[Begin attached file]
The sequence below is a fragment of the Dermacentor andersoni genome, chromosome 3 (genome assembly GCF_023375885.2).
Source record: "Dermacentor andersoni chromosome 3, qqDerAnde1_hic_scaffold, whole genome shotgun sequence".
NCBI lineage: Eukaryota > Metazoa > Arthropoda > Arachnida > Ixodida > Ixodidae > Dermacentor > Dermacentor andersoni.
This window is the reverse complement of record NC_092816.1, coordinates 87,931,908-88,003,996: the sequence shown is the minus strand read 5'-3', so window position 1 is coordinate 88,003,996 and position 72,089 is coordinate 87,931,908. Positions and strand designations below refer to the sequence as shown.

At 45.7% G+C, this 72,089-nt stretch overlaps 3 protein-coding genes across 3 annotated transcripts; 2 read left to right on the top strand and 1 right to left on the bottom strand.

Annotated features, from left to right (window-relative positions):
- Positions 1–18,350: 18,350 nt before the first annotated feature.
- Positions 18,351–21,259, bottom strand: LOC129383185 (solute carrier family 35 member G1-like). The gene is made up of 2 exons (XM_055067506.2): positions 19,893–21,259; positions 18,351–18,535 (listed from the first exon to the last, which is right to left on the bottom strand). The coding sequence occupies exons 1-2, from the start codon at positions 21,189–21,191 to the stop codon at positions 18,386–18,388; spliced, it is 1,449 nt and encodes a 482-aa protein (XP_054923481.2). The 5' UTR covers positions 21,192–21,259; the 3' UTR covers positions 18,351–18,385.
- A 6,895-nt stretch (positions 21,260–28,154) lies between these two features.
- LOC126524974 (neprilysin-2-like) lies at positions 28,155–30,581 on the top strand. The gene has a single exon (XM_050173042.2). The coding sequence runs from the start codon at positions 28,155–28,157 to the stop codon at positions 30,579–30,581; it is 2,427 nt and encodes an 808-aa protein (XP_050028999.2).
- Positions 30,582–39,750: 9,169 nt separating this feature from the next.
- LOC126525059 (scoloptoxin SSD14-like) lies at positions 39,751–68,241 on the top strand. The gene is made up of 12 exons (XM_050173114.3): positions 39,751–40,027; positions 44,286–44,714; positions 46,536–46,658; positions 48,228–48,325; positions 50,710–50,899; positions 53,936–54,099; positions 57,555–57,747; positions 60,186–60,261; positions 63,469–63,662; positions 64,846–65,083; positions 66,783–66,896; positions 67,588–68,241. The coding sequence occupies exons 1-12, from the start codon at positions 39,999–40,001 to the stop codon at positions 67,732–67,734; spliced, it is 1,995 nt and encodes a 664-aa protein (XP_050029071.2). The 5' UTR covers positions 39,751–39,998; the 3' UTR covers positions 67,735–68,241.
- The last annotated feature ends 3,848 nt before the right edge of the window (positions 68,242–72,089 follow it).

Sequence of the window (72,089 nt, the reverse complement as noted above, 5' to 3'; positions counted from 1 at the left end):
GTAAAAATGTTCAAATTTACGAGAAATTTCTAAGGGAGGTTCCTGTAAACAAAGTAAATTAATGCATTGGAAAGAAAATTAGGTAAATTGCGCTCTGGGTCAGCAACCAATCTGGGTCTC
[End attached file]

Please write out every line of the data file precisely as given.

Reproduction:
The sequence below is a fragment of the Dermacentor andersoni genome, chromosome 3 (genome assembly GCF_023375885.2).
Source record: "Dermacentor andersoni chromosome 3, qqDerAnde1_hic_scaffold, whole genome shotgun sequence".
NCBI lineage: Eukaryota > Metazoa > Arthropoda > Arachnida > Ixodida > Ixodidae > Dermacentor > Dermacentor andersoni.
This window is the reverse complement of record NC_092816.1, coordinates 87,931,908-88,003,996: the sequence shown is the minus strand read 5'-3', so window position 1 is coordinate 88,003,996 and position 72,089 is coordinate 87,931,908. Positions and strand designations below refer to the sequence as shown.

At 45.7% G+C, this 72,089-nt stretch overlaps 3 protein-coding genes across 3 annotated transcripts; 2 read left to right on the top strand and 1 right to left on the bottom strand.

Annotated features, from left to right (window-relative positions):
- Positions 1–18,350: 18,350 nt before the first annotated feature.
- Positions 18,351–21,259, bottom strand: LOC129383185 (solute carrier family 35 member G1-like). The gene is made up of 2 exons (XM_055067506.2): positions 19,893–21,259; positions 18,351–18,535 (listed from the first exon to the last, which is right to left on the bottom strand). The coding sequence occupies exons 1-2, from the start codon at positions 21,189–21,191 to the stop codon at positions 18,386–18,388; spliced, it is 1,449 nt and encodes a 482-aa protein (XP_054923481.2). The 5' UTR covers positions 21,192–21,259; the 3' UTR covers positions 18,351–18,385.
- A 6,895-nt stretch (positions 21,260–28,154) lies between these two features.
- LOC126524974 (neprilysin-2-like) lies at positions 28,155–30,581 on the top strand. The gene has a single exon (XM_050173042.2). The coding sequence runs from the start codon at positions 28,155–28,157 to the stop codon at positions 30,579–30,581; it is 2,427 nt and encodes an 808-aa protein (XP_050028999.2).
- Positions 30,582–39,750: 9,169 nt separating this feature from the next.
- LOC126525059 (scoloptoxin SSD14-like) lies at positions 39,751–68,241 on the top strand. The gene is made up of 12 exons (XM_050173114.3): positions 39,751–40,027; positions 44,286–44,714; positions 46,536–46,658; positions 48,228–48,325; positions 50,710–50,899; positions 53,936–54,099; positions 57,555–57,747; positions 60,186–60,261; positions 63,469–63,662; positions 64,846–65,083; positions 66,783–66,896; positions 67,588–68,241. The coding sequence occupies exons 1-12, from the start codon at positions 39,999–40,001 to the stop codon at positions 67,732–67,734; spliced, it is 1,995 nt and encodes a 664-aa protein (XP_050029071.2). The 5' UTR covers positions 39,751–39,998; the 3' UTR covers positions 67,735–68,241.
- The last annotated feature ends 3,848 nt before the right edge of the window (positions 68,242–72,089 follow it).

Sequence of the window (72,089 nt, the reverse complement as noted above, 5' to 3'; positions counted from 1 at the left end):
GTAAAAATGTTCAAATTTACGAGAAATTTCTAAGGGAGGTTCCTGTAAACAAAGTAAATTAATGCATTGGAAAGAAAATTAGGTAAATTGCGCTCTGGGTCAGCAACCAATCTGGGTCTC